How to Stop Having Bad Meetings

70% of employees feel the meetings they attend aren’t productive. Learn how to design and run meetings that work.

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People spend a lot of time at work in meetings.  And according to surveys, 70% of employees feel that the meetings they attend aren’t productive—in short a waste of time.

If you’re one of the majority that feels this way, this comes as no surprise.  You know the feelings of frustration all too well.  As well as the financial cost.  If  4 people each earning $40,000 a year attend a 2 hour meeting that goes nowhere, that’s a cost of $152  of wasted time just for that meeting.  Not to mention the incidental costs such as travel. Take those costs and multiply by the number of meetings you feel are a waste of time over a year and you are getting some real money.  In this day and age when organizations are facing enormous budget constraints, and are  looking hard at all their cost elements, improving meeting quality jumps out as a “no brainer”.

Yet there is often little analysis of why meetings fail, or what needs to happen so they succeed. Here are some of the common reasons things go wrong that you can measure against your own experience.

●    Meeting leader is unprepared and tries to “wing it”

●    There’s no formal agenda

●    Everyone disagrees on the meeting’s subject

●    The expected desired results are not defined

●    People critical to meeting’s success:

–     Don’t Show Up

–     Weren’t Invited

–     Come late or leave early

●    Participants don’t understand their roles

●    Unfocussed discussion

●    Results are not accurately recorded.

●   Other reasons that you’ve experienced

On the other hand, meetings that work usually contain the following elements.

●    Meeting is well designed:

–  Has a purpose statement with agreed upon meeting subject and desired results

– Has an agenda that clearly specifies topics for discussion, timing, participant expectations, etc.

        –  Provides participants with needed background information

–  Determines needed pre-work by participants.

–  Uses effective group discussion processes such as brainstorming, problem solving, decision making, etc.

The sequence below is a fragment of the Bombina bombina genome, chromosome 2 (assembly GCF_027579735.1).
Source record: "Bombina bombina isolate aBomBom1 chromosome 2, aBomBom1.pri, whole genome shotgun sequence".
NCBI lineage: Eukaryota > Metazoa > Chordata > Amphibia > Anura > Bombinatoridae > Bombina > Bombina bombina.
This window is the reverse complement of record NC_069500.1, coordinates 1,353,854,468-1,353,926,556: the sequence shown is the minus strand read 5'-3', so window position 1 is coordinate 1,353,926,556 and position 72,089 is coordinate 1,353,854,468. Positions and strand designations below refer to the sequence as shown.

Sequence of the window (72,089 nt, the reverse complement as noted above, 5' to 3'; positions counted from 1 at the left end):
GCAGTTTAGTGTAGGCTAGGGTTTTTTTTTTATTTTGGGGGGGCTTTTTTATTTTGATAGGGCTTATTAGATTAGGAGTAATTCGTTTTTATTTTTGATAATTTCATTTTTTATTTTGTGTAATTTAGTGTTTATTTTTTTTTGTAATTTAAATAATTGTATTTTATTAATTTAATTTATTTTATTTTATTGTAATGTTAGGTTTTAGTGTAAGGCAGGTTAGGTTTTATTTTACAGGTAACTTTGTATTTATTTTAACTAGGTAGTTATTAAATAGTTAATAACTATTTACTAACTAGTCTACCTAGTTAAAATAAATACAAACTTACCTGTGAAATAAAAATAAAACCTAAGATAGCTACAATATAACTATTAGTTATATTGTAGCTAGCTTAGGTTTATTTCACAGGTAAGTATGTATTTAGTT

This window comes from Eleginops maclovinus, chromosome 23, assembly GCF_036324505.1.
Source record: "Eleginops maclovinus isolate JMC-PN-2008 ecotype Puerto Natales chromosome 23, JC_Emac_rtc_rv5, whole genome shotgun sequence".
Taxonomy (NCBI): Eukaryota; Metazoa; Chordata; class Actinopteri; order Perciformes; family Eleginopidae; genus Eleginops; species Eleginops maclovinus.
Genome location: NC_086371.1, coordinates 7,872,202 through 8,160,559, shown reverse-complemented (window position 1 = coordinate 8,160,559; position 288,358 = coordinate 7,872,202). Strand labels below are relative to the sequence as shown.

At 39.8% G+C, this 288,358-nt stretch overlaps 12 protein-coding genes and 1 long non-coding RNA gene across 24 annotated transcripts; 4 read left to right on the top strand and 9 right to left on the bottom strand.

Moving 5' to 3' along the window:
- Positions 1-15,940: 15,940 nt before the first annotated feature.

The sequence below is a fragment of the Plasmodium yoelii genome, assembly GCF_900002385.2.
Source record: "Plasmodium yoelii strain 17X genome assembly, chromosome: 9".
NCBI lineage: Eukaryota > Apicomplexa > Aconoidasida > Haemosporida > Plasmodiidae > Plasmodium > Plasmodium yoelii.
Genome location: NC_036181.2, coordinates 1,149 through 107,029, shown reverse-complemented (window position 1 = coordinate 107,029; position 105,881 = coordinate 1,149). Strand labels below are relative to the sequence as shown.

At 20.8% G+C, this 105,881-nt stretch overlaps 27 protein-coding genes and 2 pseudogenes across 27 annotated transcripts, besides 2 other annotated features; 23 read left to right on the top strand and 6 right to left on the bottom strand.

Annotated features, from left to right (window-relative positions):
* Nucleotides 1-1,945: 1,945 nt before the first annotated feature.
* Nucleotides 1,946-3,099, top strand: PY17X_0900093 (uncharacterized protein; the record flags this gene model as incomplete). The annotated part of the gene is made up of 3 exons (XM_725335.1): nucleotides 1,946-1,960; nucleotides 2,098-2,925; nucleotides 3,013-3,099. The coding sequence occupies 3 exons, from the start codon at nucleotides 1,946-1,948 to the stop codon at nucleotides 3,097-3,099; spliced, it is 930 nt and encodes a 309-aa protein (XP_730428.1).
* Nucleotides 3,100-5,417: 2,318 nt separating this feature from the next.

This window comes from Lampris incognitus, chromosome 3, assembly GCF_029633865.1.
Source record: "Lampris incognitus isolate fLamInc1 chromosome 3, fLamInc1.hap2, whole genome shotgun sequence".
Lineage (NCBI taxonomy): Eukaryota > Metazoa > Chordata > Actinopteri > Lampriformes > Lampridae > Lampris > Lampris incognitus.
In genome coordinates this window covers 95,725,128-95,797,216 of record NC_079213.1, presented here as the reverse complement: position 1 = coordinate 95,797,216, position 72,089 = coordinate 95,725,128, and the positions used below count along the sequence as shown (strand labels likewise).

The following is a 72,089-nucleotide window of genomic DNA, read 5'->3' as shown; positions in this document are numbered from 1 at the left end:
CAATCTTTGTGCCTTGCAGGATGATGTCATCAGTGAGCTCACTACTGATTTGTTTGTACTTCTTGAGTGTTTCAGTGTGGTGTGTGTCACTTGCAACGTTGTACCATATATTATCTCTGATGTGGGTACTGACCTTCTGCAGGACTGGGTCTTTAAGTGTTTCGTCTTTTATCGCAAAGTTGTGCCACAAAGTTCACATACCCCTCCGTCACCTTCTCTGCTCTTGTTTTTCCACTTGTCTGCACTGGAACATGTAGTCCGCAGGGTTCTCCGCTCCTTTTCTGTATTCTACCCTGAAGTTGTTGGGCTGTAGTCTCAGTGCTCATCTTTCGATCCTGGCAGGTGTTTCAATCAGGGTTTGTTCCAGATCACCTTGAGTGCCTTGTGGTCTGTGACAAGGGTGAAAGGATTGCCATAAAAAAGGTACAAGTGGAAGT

–  Determines needed meeting logistics

●    Meeting starts and ends on time

●    Meeting Leader is prepared

●    The critical people are in attendance

●    Participants understand their roles and participate appropriately

●    The meeting’s discussion focuses on the topics at hand

●    Pertinent discussion and results are captured and used going forward as needed.

Because holding better meetings is so important, KAW Consulting developed “Meetings That Work”, an electronic handbook that shows you step by step how to design and run effective meetings.   Written in a clear, easy to use format you’ll learn:

  • What makes meetings succeed, and why many fail
  • The crucial roles that need to be filled in each meeting
  • The 8 Steps for designing Effective Meetings
  • Tips for Running an Effective Meeting
  • How to deal with potential problems you may encounter such as:

                  – Stares and Silence

                  – Negative Remarks

                  – Separate Agendas

                  – One person trying to dominate the discussion

  • How to use effective group discussion processes to:

–  Generate Ideas by Brainstorming

–  Solve Problems

–  Make Better Decisions

–  Plan Tasks

–  Set Goals

What’s more, because it’s an electronic book in PDF format, you can store it on your computer so you have it accessible each time you need to design a meeting!  We’ve even included hyperlinks so you can jump right to the page or section you need without having to spend time scrolling through unneeded pages.

You can buy single copies for the low price of $21.95.

Sharing with additional users is also easy–just purchase additional licenses at $19.95 per user.

To view a sample and instructions on how to purchase online click here.

Note: Available to U.S. purchasers only.